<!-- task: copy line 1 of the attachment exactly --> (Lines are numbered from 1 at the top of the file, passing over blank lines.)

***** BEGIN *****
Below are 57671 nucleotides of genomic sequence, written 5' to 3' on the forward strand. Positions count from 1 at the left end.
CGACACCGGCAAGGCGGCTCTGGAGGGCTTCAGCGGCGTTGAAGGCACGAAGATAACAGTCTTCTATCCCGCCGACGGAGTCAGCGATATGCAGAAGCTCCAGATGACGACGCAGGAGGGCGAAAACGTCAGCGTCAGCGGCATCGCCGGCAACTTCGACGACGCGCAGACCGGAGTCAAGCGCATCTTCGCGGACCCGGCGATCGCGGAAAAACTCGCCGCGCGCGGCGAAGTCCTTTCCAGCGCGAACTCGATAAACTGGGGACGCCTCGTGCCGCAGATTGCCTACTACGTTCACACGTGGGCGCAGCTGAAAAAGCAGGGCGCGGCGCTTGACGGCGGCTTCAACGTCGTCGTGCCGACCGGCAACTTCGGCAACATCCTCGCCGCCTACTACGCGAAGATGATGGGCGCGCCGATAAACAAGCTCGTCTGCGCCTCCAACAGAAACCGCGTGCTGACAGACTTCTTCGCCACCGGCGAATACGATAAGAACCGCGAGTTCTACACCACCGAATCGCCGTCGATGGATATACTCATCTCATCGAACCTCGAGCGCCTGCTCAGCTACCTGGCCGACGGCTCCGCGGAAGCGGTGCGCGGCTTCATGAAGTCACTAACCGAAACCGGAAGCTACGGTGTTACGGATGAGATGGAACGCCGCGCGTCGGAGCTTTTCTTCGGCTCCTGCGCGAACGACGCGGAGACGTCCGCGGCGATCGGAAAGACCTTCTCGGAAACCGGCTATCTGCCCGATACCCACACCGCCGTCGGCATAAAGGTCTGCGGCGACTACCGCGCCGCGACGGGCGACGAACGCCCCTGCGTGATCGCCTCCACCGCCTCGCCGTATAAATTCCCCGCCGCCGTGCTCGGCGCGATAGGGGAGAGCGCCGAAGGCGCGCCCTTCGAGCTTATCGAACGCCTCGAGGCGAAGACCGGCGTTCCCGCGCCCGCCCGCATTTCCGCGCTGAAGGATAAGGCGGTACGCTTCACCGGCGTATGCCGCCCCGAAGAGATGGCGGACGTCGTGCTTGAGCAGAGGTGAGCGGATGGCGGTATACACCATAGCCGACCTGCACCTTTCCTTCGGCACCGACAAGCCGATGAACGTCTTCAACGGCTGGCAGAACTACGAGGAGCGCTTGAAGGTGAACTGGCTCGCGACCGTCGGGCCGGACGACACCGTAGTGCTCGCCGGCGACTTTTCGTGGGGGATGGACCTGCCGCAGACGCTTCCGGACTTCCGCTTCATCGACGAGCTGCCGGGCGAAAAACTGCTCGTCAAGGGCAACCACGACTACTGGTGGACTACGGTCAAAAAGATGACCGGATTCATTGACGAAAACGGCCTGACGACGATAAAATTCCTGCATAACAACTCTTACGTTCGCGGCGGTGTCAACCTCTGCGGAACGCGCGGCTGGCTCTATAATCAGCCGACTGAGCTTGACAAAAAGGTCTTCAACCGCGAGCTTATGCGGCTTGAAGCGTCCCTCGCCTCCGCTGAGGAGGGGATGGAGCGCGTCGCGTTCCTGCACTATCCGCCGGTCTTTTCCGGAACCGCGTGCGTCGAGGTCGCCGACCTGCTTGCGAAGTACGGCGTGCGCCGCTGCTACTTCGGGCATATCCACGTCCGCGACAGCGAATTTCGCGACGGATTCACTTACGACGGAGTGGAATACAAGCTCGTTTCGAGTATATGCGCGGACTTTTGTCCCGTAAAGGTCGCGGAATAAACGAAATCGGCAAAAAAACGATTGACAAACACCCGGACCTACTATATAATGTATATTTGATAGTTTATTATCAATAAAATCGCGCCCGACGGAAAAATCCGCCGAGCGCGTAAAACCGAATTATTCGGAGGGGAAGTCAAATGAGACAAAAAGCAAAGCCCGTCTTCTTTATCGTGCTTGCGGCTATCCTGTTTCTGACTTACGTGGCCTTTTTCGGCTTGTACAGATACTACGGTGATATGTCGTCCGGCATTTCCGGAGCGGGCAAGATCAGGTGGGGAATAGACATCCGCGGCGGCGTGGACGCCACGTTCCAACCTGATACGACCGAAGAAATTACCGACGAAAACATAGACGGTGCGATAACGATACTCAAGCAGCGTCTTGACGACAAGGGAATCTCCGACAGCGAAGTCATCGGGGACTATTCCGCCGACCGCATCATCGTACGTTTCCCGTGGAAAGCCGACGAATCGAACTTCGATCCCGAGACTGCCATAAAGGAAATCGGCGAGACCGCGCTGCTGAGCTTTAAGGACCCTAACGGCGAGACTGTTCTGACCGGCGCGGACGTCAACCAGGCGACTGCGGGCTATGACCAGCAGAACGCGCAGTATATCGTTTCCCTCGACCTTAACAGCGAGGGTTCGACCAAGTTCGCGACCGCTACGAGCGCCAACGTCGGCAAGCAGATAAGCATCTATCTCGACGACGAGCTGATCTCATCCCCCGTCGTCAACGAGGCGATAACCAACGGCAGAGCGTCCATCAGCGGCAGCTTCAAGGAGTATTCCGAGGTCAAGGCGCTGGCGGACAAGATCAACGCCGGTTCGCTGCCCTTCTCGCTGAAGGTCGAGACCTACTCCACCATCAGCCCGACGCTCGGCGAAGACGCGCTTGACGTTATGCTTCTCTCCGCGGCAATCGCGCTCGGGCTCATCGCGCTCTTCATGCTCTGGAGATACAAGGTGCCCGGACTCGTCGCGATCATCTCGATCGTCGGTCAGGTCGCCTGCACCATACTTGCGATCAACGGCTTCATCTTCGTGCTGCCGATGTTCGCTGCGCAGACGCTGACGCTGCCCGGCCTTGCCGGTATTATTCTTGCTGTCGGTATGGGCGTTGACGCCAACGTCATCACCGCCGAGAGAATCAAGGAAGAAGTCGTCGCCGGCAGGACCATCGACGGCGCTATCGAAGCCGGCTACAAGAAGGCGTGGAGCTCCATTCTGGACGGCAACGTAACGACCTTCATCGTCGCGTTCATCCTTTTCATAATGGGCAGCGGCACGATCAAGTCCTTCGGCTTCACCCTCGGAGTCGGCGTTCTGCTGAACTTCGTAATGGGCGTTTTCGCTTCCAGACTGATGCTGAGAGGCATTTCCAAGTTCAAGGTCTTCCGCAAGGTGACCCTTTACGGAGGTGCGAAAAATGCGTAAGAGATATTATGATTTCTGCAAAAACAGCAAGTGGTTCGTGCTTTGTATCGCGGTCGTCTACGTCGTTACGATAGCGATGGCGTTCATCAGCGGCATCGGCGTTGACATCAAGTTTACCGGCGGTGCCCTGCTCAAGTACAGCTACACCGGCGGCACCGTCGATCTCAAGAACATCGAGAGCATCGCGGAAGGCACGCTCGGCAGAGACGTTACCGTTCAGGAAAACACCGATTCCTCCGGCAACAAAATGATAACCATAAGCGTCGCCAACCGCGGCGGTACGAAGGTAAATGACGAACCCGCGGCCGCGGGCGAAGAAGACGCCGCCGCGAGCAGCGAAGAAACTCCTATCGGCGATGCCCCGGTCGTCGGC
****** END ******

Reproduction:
Below are 57671 nucleotides of genomic sequence, written 5' to 3' on the forward strand. Positions count from 1 at the left end.